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Too Short a Ski?

post #1 of 10
Thread Starter 
I have seen a ton of posts problem of buying too big a ski. What are the problems associated with buying a ski that is TOO small? For someone that is 5ft 9in tall weighing 220# ready to ski what is too small a ski? For example, lets say I am skiing a Nordica Speed Machine 14 in size 154cm and size 178cm what effect would my weight have on either set of skis? I am assuming the construction of each ski is basically the same so would my weight over power the 154's etc.?

I have no clue so I was hoping someone can give the dynamics of what roll weight plays into buying too small a ski within a model line of skis. How would effect the performance of a particular line of skis.

I hope I didnt write that so that no one understands what I am trying to ask!

post #2 of 10
Thread Starter 
This discussion doesnt have to be limited to Nordica skis I just used that as a reference point. Any experience anyone has on any brand is more than welcomed to reply as I am just trying to get general knowledge on the subject.

post #3 of 10
How fast do you ski? What kind of "arcs" are you cutting and on what type terrain and snow conditions.

On a very general note, at speed, a short ski will lose stability, additionally if you try to lay it over on edge, the tails may "wash out" .... etc.

I have never been on Speed Machines .. so it's just a guess. On a packed powder groomer where everyone looks good ... What's your level of conditioning and skill?
post #4 of 10
Thread Starter 
I am in decent shape and would consider myself an upper intermediate skier. I would consider myself a giant slalom or super g type of skier. I am not into moguls at all. I can survive them but they are just not my thing.

post #5 of 10
1. The snow is only so strong. If you only have 154 cms of edge, you will overpower both those edges at a lower force than it would take to overpower 200 cm of edge. Being heavier it takes more force to accelerate you around the same corner at the same speed that I can go around it at.

2. Some manufacturers build stiffer skis at longer lengths. They figure that you must weigh more to want the longer ski and scale everything up accordingly. Kind of like you have to get a high speed-rated tire if you want the extra grip that comes with it, even though you don't drive at 150 mph. Stiffer skis tend to do better at higher speeds. It used to be that you needed 200+ cm to get a stable ski at speed, but modern skis can be quite stable at shorter lengths, say 165-170 cm. The longer ski will still smooth out the bumps better at speed and give you a more secure feeling vis-a-vis fore aft stability.
post #6 of 10
The skis you are talking aobut have a radius of 13m for the 154 & 17m for the 178.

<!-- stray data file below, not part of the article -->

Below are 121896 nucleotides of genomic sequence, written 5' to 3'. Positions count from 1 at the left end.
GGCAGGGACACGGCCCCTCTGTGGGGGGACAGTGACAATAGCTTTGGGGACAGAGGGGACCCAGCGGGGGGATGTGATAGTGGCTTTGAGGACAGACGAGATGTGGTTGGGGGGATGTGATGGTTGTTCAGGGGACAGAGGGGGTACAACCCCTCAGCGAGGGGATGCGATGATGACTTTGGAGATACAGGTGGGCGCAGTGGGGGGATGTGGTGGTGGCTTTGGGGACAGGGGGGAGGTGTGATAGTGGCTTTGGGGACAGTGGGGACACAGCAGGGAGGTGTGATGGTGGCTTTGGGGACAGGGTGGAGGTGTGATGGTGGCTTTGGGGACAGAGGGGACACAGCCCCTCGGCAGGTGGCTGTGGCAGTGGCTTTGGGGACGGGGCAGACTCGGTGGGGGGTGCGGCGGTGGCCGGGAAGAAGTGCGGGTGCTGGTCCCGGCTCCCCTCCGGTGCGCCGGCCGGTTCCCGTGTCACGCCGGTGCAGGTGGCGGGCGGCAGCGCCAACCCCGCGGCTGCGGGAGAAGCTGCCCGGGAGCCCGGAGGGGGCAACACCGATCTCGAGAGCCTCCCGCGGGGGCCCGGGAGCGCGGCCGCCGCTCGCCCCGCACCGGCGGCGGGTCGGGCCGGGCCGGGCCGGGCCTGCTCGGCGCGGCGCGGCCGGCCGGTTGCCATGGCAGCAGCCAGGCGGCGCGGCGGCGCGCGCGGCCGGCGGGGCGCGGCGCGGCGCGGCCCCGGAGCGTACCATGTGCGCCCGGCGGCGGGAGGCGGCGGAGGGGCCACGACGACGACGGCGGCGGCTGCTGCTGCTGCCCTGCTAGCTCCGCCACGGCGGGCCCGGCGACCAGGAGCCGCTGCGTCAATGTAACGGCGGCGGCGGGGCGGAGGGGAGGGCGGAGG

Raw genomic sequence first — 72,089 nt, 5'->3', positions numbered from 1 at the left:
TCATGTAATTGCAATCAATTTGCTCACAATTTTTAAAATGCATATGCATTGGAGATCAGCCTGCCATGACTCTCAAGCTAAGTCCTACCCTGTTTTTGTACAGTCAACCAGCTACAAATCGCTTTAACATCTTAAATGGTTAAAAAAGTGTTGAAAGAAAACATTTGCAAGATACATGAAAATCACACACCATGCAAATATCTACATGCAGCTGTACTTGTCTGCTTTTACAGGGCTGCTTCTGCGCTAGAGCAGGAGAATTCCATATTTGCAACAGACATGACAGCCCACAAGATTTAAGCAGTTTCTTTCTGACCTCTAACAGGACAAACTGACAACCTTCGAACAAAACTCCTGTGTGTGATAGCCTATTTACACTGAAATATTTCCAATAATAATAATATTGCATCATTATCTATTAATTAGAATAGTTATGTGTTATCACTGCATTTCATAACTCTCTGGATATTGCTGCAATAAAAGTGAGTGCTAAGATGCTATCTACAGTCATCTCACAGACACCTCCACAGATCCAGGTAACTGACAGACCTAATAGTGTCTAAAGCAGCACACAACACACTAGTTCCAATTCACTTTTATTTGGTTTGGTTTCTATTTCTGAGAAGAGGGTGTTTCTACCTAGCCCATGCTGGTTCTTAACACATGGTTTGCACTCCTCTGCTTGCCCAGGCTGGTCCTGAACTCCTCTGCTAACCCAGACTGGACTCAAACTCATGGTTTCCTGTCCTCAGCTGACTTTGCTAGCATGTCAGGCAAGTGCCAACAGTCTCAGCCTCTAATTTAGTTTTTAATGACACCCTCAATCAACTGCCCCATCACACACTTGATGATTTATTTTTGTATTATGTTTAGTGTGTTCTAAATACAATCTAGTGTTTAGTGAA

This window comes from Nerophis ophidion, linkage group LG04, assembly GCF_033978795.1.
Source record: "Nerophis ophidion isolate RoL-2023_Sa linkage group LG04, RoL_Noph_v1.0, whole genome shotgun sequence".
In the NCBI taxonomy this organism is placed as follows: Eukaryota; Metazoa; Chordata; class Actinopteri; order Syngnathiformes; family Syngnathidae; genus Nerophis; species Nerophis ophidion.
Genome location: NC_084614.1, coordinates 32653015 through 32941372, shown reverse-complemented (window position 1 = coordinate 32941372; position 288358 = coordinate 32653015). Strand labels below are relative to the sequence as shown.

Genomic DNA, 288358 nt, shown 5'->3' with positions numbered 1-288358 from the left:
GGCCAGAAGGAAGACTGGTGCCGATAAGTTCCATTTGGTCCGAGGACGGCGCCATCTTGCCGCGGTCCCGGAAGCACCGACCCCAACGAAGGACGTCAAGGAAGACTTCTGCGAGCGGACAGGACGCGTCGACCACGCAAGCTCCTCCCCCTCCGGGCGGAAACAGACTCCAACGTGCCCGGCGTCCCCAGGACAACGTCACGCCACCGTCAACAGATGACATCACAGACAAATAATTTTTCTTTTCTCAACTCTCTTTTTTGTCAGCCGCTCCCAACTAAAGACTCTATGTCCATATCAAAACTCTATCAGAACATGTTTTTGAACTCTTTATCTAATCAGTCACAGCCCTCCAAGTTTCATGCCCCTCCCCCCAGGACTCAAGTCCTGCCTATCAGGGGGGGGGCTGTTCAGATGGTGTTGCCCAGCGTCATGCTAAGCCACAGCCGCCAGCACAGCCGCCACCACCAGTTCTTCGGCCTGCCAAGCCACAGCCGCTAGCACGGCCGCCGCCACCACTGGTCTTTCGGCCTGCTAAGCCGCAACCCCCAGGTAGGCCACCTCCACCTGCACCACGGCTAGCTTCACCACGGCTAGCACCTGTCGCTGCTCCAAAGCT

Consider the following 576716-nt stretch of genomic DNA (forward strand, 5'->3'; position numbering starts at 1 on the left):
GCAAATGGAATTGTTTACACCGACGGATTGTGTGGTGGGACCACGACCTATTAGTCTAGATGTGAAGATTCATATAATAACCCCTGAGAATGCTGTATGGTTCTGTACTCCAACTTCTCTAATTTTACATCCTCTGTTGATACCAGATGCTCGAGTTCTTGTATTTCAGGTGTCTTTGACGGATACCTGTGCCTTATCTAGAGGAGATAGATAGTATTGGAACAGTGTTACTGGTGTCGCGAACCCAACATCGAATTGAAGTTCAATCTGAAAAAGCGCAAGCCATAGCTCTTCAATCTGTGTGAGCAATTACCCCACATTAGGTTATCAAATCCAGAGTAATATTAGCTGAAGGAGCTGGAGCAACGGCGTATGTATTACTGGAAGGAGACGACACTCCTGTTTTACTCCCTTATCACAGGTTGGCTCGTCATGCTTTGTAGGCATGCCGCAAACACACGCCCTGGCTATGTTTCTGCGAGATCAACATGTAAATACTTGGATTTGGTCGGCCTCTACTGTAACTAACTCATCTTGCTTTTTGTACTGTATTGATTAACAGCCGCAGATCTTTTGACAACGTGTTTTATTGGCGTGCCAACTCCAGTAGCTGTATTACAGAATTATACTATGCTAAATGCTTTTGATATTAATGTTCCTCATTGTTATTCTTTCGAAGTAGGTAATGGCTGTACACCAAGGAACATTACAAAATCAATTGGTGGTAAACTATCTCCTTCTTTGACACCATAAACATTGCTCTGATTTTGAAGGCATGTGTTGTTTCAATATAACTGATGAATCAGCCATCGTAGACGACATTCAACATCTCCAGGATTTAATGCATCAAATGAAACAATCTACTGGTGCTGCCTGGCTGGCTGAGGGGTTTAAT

A GS ski has a relative radius of about 21m in the shorter lengths. Put it in perspective. It sounds like you need to work on a few things in all ranges.

Straightlining a short ski, what is essentially what you are doing or will be if you buy them ..... SG turns ... well it sounds like you are gonna be where the "fit hits the sham".

I see no problem with splitting the numbers on such a ski, but I would work on the short mid range radius turns. Don't confuse speed and GS/SG type turning with skill.
post #7 of 10
If you are going to be doing SG turns, then you need to be looking at at least a GS ski. Turn radius of 21+ m. A seperate topic from length of ski, even though longer skis in the same model typically have slightly longer turn radii.

If you enjoy going fast, and don't endanger others, I see no reason why you can't learn how to ski by making the long turns first. I was straight-lining virtual cliffs on my SGs before I really knew how to turn and I survived. I probably would have learned a lot quicker at slower speeds, but it wouldn't have been as much fun for me; I was a speed (not meth)addict in my younger days.

Funny thing, it only took one fall to change my perspective and shatter my illusion of invulnerability.
post #8 of 10
Thread Starter 
In my original post I stated that I just picked this ski to have a ski to debate. I want this topic to be about the effects of having too short of any given ski for any type of skier.

The reality is that 98% of skiers probably mis-classify themselves, me included. I personally like to cruise and make sweeping type of turns. I am not into going down moguls. Does that make me a GS type of skier I dont know but that is what I would think I would be called.


PS. I just have no clue with these new ski what would be best for me.
post #9 of 10
There is no perfect ski. From what you describe .... groomed and sweeping turns, a longer ski would be the way to go. A lot more support at the top end.

If you get into true "real deal" GS skis, you have a problem with avoiding traffic. A "real deal" GS board is not a fun ski on a crowded afternoon.
post #10 of 10
My two points above pretty much cover the weight versus too short aspect.

There is a lot of choice out there, and it can be over-whelming. If you haven't made up your mind, then I wouldn't go too far one way or another, and not knowing where you like to ski (big open mountain, back country, groomed, small hills, ice, etc), I would say your best bet is probably about a 16 m radius (SX11 at 180 would be my best guess for 220lbs on groomed). If you ski mainly big mountains, then more GS similar to RX9 or WC RC, If you ski small hills, then WC SC.
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